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National Dalit Election Watch

by safdar — last modified 2009-04-15 11:32

NCDHR-NDMJ, in order to monitor political rights of Dalits, initiated the National Dalit Election Watch (NDEW) to diligently watch the elections in order to identify and report to the authorities concerned, such impediments to the free and fair exercise of franchise of Dalit communities, so that they can vote without fear of threat, intimidation and violence.

The struggle of the Dalits for justice, for their rightful place in Indian Democracy has reached a decisive stage. It has been a long drawn out movement for equality and dignity, elimination of untouchability from public and private spaces, and slow economic measures through constitutional, legal and policy instruments such as the reservation policy, Untouchability Act, SC / ST (prevention of atrocities) act, and special component plans. Despite Dr. Ambedkar’s untiring efforts, the concept of a separate electorate for the Dalits was never allowed to see the light of the day by the Brahmanical order; but Dalits still struggled with the limited means such as reserved constituencies and also the reservation of seats in Panchayats and local bodies under the 73rd  & 74th constitutional amendments.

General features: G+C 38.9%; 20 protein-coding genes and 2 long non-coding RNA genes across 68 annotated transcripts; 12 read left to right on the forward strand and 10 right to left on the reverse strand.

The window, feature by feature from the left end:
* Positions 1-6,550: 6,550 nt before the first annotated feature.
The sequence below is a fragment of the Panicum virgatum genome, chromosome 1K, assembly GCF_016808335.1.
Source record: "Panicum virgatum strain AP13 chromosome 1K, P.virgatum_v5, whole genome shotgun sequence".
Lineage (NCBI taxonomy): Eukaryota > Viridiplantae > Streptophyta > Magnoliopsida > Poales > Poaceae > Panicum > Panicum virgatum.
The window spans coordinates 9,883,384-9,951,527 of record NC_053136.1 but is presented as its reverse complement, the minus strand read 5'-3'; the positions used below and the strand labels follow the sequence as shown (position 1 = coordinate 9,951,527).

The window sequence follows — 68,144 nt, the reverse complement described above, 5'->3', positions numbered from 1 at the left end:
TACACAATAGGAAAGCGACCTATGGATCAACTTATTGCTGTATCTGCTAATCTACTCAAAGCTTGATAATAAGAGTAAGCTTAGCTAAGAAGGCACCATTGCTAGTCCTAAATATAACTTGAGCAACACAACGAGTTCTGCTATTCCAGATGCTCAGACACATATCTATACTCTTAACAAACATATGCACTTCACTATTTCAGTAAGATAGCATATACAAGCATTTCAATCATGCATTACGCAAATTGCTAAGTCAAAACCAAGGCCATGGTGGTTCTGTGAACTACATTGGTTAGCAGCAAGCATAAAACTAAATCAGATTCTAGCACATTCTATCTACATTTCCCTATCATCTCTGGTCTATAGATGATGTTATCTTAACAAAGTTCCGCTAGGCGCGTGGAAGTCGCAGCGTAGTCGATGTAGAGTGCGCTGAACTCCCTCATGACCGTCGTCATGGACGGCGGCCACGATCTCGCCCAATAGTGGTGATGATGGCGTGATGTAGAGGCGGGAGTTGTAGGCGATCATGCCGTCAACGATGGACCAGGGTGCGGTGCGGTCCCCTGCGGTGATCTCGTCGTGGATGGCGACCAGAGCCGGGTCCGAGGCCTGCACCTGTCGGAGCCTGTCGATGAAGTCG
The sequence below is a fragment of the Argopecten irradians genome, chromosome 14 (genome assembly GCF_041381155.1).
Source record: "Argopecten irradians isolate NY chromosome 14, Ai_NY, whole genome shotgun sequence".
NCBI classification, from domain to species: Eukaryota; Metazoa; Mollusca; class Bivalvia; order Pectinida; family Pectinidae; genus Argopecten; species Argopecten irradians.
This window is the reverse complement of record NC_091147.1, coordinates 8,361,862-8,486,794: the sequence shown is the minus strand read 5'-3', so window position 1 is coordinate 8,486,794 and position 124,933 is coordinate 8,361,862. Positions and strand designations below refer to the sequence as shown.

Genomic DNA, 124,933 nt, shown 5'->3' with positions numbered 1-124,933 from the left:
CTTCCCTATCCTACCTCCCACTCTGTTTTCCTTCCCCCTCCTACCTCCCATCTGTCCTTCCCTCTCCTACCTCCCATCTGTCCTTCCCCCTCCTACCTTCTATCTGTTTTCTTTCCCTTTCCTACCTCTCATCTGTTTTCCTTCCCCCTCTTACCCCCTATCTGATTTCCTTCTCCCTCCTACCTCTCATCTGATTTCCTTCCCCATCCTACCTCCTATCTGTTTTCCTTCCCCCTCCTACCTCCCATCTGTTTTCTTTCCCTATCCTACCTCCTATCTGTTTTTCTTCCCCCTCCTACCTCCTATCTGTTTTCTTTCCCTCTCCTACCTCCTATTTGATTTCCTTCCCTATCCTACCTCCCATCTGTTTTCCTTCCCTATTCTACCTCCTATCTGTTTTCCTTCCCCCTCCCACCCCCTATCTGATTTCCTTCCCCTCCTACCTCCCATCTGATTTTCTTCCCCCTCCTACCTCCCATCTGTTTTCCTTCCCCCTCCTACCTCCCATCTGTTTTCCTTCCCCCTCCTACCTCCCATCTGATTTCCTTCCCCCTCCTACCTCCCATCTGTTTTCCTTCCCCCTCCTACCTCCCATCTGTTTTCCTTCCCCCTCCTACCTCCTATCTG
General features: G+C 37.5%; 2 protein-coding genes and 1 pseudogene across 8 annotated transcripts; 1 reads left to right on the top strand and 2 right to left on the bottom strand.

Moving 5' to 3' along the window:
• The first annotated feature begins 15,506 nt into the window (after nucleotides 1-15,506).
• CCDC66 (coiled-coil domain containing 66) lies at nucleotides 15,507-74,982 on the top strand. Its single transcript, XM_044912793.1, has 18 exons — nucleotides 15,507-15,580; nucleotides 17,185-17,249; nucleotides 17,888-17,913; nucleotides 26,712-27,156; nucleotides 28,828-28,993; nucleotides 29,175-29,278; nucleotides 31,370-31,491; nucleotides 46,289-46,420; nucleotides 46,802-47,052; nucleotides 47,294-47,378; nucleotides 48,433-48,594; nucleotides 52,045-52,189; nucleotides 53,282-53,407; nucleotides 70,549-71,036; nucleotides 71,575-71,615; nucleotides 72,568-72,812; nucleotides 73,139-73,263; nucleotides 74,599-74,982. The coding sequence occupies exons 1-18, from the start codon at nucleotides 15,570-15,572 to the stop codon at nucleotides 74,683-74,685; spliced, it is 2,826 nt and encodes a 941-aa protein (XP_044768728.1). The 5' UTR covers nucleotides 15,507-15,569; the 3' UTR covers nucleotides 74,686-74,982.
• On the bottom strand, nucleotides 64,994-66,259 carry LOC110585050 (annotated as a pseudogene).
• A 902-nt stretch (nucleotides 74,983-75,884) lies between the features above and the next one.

Today we are witnessing unprecedented levels of political participation by Dalits in many parts of the country, a sea change in the power equations in some states through strategic social and political engineering which has its basis in electoral politics. The time tested equations of vote bank politics are being transformed with eloquent Dalit and OBC leaders emerging on the electoral and political scenario.